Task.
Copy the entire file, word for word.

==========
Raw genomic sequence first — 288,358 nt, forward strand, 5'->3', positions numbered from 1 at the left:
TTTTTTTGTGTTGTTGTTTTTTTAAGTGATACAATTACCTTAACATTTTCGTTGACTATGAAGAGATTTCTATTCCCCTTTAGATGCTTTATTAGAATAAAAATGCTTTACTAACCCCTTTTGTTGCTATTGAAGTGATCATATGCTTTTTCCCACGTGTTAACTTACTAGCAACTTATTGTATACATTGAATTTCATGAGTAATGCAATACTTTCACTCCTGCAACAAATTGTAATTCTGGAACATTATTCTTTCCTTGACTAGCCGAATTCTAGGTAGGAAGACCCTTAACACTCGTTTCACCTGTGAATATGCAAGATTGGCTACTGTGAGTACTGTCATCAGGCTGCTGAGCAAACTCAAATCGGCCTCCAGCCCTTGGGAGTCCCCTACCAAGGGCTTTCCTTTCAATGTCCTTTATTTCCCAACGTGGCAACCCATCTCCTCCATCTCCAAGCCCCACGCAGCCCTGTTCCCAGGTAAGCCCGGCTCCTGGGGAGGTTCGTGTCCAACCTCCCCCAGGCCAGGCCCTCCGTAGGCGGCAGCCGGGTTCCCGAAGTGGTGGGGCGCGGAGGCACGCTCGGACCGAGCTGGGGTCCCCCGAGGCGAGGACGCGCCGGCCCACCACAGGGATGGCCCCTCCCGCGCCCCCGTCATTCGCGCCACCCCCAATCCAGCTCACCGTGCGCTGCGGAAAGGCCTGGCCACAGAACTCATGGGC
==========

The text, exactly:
Raw genomic sequence first — 288,358 nt, forward strand, 5'->3', positions numbered from 1 at the left:
TTTTTTTGTGTTGTTGTTTTTTTAAGTGATACAATTACCTTAACATTTTCGTTGACTATGAAGAGATTTCTATTCCCCTTTAGATGCTTTATTAGAATAAAAATGCTTTACTAACCCCTTTTGTTGCTATTGAAGTGATCATATGCTTTTTCCCACGTGTTAACTTACTAGCAACTTATTGTATACATTGAATTTCATGAGTAATGCAATACTTTCACTCCTGCAACAAATTGTAATTCTGGAACATTATTCTTTCCTTGACTAGCCGAATTCTAGGTAGGAAGACCCTTAACACTCGTTTCACCTGTGAATATGCAAGATTGGCTACTGTGAGTACTGTCATCAGGCTGCTGAGCAAACTCAAATCGGCCTCCAGCCCTTGGGAGTCCCCTACCAAGGGCTTTCCTTTCAATGTCCTTTATTTCCCAACGTGGCAACCCATCTCCTCCATCTCCAAGCCCCACGCAGCCCTGTTCCCAGGTAAGCCCGGCTCCTGGGGAGGTTCGTGTCCAACCTCCCCCAGGCCAGGCCCTCCGTAGGCGGCAGCCGGGTTCCCGAAGTGGTGGGGCGCGGAGGCACGCTCGGACCGAGCTGGGGTCCCCCGAGGCGAGGACGCGCCGGCCCACCACAGGGATGGCCCCTCCCGCGCCCCCGTCATTCGCGCCACCCCCAATCCAGCTCACCGTGCGCTGCGGAAAGGCCTGGCCACAGAACTCATGGGC